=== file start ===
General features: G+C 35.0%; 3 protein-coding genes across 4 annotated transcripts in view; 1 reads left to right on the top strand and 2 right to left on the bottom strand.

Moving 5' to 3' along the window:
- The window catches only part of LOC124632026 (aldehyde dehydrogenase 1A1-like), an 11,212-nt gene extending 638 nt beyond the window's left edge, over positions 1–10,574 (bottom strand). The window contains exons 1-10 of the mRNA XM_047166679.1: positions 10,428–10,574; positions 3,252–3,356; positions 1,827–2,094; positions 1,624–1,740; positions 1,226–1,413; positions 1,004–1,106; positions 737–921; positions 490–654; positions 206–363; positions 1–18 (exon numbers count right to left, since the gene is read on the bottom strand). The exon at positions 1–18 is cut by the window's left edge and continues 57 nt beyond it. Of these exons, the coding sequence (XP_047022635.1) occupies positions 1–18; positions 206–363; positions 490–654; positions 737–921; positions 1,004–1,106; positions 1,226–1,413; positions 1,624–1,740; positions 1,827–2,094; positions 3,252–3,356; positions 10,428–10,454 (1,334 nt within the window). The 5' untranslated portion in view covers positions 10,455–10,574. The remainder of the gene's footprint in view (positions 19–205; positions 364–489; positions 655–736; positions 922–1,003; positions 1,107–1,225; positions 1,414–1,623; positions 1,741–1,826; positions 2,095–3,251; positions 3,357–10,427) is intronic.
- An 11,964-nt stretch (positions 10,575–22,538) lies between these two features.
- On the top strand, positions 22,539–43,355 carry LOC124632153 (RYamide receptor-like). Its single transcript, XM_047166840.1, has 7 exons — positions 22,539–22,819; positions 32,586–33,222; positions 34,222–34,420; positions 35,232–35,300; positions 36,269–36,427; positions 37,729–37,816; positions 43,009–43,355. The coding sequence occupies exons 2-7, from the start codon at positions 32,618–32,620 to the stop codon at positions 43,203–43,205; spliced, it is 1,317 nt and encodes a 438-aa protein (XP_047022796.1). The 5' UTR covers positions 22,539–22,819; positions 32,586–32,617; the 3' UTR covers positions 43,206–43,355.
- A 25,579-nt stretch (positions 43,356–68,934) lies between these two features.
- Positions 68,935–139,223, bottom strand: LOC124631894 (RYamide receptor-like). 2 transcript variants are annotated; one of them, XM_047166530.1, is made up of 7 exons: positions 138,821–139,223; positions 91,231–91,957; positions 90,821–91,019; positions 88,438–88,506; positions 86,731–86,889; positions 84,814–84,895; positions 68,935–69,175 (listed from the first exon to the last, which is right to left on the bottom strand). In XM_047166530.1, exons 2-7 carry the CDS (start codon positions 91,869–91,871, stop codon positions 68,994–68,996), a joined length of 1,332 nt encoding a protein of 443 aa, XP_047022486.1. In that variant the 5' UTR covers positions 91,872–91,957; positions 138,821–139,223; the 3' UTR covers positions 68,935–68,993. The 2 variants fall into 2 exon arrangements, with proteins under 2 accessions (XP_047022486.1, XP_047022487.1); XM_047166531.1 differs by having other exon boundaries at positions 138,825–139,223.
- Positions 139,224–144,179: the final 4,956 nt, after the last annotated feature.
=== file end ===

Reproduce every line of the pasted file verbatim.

General features: G+C 35.0%; 3 protein-coding genes across 4 annotated transcripts in view; 1 reads left to right on the top strand and 2 right to left on the bottom strand.

Moving 5' to 3' along the window:
- The window catches only part of LOC124632026 (aldehyde dehydrogenase 1A1-like), an 11,212-nt gene extending 638 nt beyond the window's left edge, over positions 1–10,574 (bottom strand). The window contains exons 1-10 of the mRNA XM_047166679.1: positions 10,428–10,574; positions 3,252–3,356; positions 1,827–2,094; positions 1,624–1,740; positions 1,226–1,413; positions 1,004–1,106; positions 737–921; positions 490–654; positions 206–363; positions 1–18 (exon numbers count right to left, since the gene is read on the bottom strand). The exon at positions 1–18 is cut by the window's left edge and continues 57 nt beyond it. Of these exons, the coding sequence (XP_047022635.1) occupies positions 1–18; positions 206–363; positions 490–654; positions 737–921; positions 1,004–1,106; positions 1,226–1,413; positions 1,624–1,740; positions 1,827–2,094; positions 3,252–3,356; positions 10,428–10,454 (1,334 nt within the window). The 5' untranslated portion in view covers positions 10,455–10,574. The remainder of the gene's footprint in view (positions 19–205; positions 364–489; positions 655–736; positions 922–1,003; positions 1,107–1,225; positions 1,414–1,623; positions 1,741–1,826; positions 2,095–3,251; positions 3,357–10,427) is intronic.
- An 11,964-nt stretch (positions 10,575–22,538) lies between these two features.
- On the top strand, positions 22,539–43,355 carry LOC124632153 (RYamide receptor-like). Its single transcript, XM_047166840.1, has 7 exons — positions 22,539–22,819; positions 32,586–33,222; positions 34,222–34,420; positions 35,232–35,300; positions 36,269–36,427; positions 37,729–37,816; positions 43,009–43,355. The coding sequence occupies exons 2-7, from the start codon at positions 32,618–32,620 to the stop codon at positions 43,203–43,205; spliced, it is 1,317 nt and encodes a 438-aa protein (XP_047022796.1). The 5' UTR covers positions 22,539–22,819; positions 32,586–32,617; the 3' UTR covers positions 43,206–43,355.
- A 25,579-nt stretch (positions 43,356–68,934) lies between these two features.
- Positions 68,935–139,223, bottom strand: LOC124631894 (RYamide receptor-like). 2 transcript variants are annotated; one of them, XM_047166530.1, is made up of 7 exons: positions 138,821–139,223; positions 91,231–91,957; positions 90,821–91,019; positions 88,438–88,506; positions 86,731–86,889; positions 84,814–84,895; positions 68,935–69,175 (listed from the first exon to the last, which is right to left on the bottom strand). In XM_047166530.1, exons 2-7 carry the CDS (start codon positions 91,869–91,871, stop codon positions 68,994–68,996), a joined length of 1,332 nt encoding a protein of 443 aa, XP_047022486.1. In that variant the 5' UTR covers positions 91,872–91,957; positions 138,821–139,223; the 3' UTR covers positions 68,935–68,993. The 2 variants fall into 2 exon arrangements, with proteins under 2 accessions (XP_047022486.1, XP_047022487.1); XM_047166531.1 differs by having other exon boundaries at positions 138,825–139,223.
- Positions 139,224–144,179: the final 4,956 nt, after the last annotated feature.